With all of the panic surrounding COVID-19, the United Neighborhood Centers of Indianapolis (UNCI) is doing its part to help the 12 neighborhoods it serves to get the basic necessities and (virtual) interaction needed to stay healthy and balanced during the crisis.
Barato Britt, CEO of Edna Martin Christian Center, a member of UNCI, said the organization is prepared to help community members until this pandemic is over.
“As this thing evolves, we’ll continue to deal with families and individuals who are moving more deeply into various crisis situations,” Britt said. “With more and more people filing for unemployment, we’ll have more people reaching out to us for those services. Food is obviously an issue we want to provide support for, as well as connectivity. … Each community center has done certain things in their own ways, like child care and virtual learning opportunities, but we all align ourselves around basic needs.”
To ensure community members have access to food, UNCI is partnered with Indy Hunger Network to offer food pantries and food delivery services. To help curb the spread of the virus, the food pantries are all “grab and go” to protect both those getting groceries and the volunteers at the centers, and volunteers wear protective equipment and enforce social distancing.
According to Britt, Edna Martin Christian Center has served between 700 to 800 people with its food pantry and delivery service.
Christamore House also has a food pantry, with donations from Second Helpings and Gleaners, and as well a a baby pantry, which assists families with children from newborn up to age 2. Executive Director La’Toya Pitts said community members could use a walk-up or delivery service to get items such as diapers, wipes and formula.
Like the Edna Martin Christian Center, Christamore House is prepared to provide resources for the community as long as the COVID-19 pandemic lasts.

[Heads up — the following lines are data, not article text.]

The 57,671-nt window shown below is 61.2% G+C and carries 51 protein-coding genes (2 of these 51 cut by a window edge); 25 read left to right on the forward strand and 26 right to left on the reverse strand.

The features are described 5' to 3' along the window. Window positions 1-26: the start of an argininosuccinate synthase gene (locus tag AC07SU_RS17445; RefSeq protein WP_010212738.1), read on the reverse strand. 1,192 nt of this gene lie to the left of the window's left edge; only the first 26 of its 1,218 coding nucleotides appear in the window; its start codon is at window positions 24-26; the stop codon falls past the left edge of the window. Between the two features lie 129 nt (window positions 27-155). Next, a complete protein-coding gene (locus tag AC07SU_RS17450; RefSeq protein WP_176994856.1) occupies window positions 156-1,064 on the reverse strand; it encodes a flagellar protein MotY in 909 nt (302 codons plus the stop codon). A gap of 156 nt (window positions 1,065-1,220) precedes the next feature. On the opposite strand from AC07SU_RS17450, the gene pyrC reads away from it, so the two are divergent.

Beyond food access, UNCI is working to close the “digital gap,” meaning people who don’t have the technology or access available to adequately do school work from home.
“We want to promote engagement and alignment with school systems to continue to engage students to make sure they stay on task,” Britt said. “Our issue with senior citizens is the digital divide and the level of understanding and accessibility.”
Britt cited the importance of keeping the elderly and others virtually engaged with one another to manage feelings of isolation, as such feelings can exacerbate symptoms of dementia and the risk for falls in older individuals. UNCI is helping community members engage in Bible studies and exercise lessons online.
While Britt hopes the centers can return to normal operations soon, he does envision the focus on technology will remain long after the virus subsides.
“Each of our organizations have adapted and evolved,” he said. “We’re looking at how we can help people in the long term and that includes virtual opportunities for engagement. … I think the new normal requires us to think about continuing to incorporate some of these strategies in concert with direct engagement.”
Contact staff writer Breanna Cooper at 317-762-7848. Follow her on Twitter @BreannaNCooper.